Dominic Browne 18 March 2015

Budget 2015: Regional transport strategies unveiled

Budget 2015: Regional transport strategies unveiled image

Chancellor George Osborne announced major transport investment strategies for the North, the South West and London in his Budget today, alongside a range of wider infrastructure boosts.

This week the Government will publish a ‘comprehensive transport strategy for the North’ Mr Osborne revealed, a strategy that will outline major projects developed in partnership with local authority group Transport for the North (TfN).

‘TfN will shortly publish an interim report, committing to build on the concept of HS3 to develop a network of high quality rail connections across the north – the TransNorth vision; bring the benefits of HS2 to the north sooner than planned; and work towards a single smart and integrated ticketing system across the region,’ the Budget document states.

‘The government will now proceed with electrification of the Selby to Hull line, subject to an acceptable contribution from Hull Trains and a business case, to complete the full electrification of the historic trade route between Liverpool and Hull,’ it adds.

This was followed by plans for the South West. The Government has already committed to making a £7.2bn investment in transport in the region and Mr Osborne revealed today there would also be ‘a new rail franchise which will bring new intercity express trains and greatly improved rail services’.

The Budget document states: ‘The secretary of state for transport will shortly set out details of the new franchise for the Great Western Route, which will introduce the new £3bn Intercity Express trains, more frequent services and faster journey times.’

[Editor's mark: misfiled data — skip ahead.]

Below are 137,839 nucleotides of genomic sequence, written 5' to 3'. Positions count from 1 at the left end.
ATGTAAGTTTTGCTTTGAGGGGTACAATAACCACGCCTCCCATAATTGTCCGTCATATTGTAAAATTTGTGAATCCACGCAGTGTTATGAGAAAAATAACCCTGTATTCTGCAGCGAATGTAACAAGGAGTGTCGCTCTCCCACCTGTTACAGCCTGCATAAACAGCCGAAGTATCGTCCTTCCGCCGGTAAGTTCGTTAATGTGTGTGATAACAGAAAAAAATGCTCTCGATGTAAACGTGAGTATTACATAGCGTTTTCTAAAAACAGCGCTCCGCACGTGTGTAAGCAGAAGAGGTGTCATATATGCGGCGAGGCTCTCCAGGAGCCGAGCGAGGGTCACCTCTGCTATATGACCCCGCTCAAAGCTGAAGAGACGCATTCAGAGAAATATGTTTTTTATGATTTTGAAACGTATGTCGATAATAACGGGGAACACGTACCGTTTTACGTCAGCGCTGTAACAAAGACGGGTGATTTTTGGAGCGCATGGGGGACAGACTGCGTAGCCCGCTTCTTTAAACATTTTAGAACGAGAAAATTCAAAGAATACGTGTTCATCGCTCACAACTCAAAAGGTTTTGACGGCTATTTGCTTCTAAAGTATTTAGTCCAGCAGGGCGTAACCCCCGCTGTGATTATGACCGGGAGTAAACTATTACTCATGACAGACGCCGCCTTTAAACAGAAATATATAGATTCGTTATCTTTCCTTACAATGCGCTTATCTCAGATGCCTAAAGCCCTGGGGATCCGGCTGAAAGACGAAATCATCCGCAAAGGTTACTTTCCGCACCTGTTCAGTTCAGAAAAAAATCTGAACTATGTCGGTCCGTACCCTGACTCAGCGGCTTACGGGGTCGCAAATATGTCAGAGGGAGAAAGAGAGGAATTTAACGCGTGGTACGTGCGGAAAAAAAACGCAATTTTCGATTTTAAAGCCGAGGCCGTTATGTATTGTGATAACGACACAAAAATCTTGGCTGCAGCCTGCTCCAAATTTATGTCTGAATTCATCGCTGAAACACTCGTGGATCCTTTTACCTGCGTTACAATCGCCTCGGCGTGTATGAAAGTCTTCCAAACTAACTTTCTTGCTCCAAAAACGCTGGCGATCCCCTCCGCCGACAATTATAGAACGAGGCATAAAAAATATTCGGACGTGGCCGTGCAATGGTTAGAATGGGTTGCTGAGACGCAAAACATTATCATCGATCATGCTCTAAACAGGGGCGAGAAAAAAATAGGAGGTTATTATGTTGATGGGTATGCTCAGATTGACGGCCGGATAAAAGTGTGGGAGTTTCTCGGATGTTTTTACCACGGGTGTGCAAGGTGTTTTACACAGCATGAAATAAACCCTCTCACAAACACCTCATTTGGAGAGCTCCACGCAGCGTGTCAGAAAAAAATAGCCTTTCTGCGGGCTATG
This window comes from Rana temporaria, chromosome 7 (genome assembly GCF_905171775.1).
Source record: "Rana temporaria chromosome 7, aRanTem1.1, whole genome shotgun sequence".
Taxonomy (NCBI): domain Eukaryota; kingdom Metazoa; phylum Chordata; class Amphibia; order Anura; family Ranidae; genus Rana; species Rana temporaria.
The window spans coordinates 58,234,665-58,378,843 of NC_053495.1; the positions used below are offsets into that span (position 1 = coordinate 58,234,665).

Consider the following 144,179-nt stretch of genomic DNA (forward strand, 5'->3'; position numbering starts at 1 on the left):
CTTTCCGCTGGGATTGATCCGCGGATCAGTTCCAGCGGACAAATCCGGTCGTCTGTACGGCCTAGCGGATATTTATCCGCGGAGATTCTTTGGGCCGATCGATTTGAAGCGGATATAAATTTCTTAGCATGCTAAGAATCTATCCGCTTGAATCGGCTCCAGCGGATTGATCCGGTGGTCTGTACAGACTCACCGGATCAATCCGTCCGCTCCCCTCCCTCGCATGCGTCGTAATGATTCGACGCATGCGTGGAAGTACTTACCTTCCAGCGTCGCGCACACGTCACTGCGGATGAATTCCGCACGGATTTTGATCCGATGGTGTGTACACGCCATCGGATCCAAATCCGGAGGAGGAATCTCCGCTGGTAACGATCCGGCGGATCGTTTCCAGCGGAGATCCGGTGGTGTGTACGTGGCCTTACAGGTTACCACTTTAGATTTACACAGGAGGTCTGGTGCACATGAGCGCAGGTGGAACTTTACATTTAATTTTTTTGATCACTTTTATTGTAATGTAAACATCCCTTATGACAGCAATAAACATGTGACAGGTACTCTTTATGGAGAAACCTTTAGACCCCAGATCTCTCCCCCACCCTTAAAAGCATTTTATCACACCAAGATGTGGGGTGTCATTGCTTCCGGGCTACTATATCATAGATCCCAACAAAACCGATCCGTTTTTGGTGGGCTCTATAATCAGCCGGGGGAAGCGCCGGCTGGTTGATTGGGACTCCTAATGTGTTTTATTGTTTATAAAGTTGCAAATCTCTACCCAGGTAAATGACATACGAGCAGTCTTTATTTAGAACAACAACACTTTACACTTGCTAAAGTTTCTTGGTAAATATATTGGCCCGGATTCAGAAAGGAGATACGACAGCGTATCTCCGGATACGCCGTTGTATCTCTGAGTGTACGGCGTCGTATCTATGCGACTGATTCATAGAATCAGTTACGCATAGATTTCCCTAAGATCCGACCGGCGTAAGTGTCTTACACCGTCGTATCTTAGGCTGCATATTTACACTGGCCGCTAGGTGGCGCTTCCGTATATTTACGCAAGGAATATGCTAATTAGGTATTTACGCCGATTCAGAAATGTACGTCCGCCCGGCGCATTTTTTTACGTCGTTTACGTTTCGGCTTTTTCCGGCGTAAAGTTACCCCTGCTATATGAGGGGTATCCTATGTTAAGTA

‘The Government has asked the South West Peninsula Task Force on rail to consider improvements to the Exeter to Salisbury line as part of its work. The government also encourages the relevant local authorities and Local Enterprise Partnership to develop a business case for investment in the North Devon Link road, to form the basis of a future application to the Local Growth Fund.’

For London there was £97m of funding to support the regeneration of Brent Cross, with plans for a new station key to the project, and wider support to help transport and development escape delays through further devolution.

Mr Osborne revealed there would be ‘new powers for the mayor over skills and planning and new funding for the London Land Commission to help address the acute housing shortage in the capital’.

In good news for the average motorist the government froze fuel duty again, making this the longest duty freeze in over 20 years and saving a family around £10 every time they fill up their car, Mr Osborne claimed.

Ministers also revealed that once the Severn River Crossings are in public ownership after 2018, the Government will reduce tolls on bridge by abolishing the top rate for small vans and buses and include those vehicles in Category 1 for motor cars and motor caravans.

The chancellor also set aside £100m to enhance the development of driverless car technology and the systems required to implement and adopt the technology, such as telecommunications.

This was coupled with ‘almost £140m for world class research across the UK into the infrastructure and cities of the future’ and investment in the Internet of Things a key component for the future of intelligent transport, described by Mr Osborne as ‘the next stage of the information revolution, connecting up everything from urban transport to medical devices to household appliances’.

‘To encourage a new generation of low emission vehicles we will increase their company car tax more slowly than previously planned, while increasing other rates by 3% in 2019-20,’ Mr Osborne said.

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